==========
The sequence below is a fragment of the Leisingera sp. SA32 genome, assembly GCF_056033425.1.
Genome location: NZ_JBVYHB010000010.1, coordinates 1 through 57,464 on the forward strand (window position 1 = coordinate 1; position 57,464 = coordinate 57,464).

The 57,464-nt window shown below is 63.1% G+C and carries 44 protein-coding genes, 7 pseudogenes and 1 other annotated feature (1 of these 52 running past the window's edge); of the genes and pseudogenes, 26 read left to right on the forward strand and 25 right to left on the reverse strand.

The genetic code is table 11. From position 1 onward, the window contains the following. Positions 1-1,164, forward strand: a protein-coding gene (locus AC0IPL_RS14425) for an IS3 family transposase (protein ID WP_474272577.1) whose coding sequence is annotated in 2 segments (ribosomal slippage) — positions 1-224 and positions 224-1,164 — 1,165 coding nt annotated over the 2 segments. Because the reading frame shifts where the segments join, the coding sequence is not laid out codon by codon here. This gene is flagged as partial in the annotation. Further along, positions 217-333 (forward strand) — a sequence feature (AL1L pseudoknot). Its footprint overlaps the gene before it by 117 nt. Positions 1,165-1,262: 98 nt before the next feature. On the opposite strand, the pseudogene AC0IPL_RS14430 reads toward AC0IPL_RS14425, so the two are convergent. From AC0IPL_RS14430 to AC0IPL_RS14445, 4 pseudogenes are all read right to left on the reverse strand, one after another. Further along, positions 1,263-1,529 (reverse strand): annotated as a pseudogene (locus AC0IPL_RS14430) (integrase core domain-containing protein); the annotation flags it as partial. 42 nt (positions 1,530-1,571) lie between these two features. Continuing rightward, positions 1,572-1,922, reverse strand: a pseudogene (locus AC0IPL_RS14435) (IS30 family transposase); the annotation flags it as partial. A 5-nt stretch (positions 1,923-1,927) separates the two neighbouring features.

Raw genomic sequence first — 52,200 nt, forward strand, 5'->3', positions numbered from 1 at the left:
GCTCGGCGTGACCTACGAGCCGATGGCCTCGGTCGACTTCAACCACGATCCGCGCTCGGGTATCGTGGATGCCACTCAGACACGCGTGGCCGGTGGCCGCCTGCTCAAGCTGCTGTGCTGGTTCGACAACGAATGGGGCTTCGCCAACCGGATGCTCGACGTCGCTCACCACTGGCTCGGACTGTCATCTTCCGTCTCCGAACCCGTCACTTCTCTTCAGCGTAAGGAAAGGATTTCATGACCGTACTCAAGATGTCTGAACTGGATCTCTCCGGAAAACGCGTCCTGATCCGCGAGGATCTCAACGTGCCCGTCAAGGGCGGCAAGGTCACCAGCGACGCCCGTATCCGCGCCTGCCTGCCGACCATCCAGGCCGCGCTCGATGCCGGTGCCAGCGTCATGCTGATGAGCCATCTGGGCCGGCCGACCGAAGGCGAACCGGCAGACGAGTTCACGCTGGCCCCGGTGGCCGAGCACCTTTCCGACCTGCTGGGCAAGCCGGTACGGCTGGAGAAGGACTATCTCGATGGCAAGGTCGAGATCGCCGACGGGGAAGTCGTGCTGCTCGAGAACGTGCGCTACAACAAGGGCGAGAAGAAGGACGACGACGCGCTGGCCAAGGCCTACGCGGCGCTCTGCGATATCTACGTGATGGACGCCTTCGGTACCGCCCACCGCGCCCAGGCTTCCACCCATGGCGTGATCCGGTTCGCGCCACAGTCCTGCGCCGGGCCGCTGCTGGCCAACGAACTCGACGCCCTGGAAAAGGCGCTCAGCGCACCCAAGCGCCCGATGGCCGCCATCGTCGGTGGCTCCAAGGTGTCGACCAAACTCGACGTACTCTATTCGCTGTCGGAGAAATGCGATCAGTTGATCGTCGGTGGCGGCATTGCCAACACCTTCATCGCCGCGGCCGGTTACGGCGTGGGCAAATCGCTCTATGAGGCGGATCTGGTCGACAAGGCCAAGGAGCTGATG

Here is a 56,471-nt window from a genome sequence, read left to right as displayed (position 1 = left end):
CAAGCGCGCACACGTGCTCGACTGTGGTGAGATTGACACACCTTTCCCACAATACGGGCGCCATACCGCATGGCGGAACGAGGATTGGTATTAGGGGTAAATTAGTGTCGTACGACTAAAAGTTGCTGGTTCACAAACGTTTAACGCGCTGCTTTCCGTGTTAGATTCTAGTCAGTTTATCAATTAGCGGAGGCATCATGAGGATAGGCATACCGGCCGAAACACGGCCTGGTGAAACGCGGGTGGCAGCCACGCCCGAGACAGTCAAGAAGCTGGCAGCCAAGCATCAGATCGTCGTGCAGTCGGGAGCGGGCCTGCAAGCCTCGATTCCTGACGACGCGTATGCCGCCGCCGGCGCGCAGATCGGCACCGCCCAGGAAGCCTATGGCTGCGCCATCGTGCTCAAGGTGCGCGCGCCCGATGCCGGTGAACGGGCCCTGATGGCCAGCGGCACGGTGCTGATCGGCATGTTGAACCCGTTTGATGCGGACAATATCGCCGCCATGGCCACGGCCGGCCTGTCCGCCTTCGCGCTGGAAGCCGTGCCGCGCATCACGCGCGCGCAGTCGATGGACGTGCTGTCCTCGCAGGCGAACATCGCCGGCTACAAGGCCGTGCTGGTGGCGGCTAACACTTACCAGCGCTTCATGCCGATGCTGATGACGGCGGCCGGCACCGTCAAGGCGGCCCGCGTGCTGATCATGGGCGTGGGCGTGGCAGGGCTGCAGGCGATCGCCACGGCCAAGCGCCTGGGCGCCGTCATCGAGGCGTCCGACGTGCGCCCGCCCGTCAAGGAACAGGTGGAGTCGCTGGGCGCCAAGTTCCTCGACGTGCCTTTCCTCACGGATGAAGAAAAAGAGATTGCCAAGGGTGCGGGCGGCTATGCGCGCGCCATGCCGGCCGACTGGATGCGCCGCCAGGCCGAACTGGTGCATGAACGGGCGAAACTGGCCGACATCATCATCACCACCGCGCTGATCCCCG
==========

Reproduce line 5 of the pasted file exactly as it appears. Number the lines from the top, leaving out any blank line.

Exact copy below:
Raw genomic sequence first — 52,200 nt, forward strand, 5'->3', positions numbered from 1 at the left: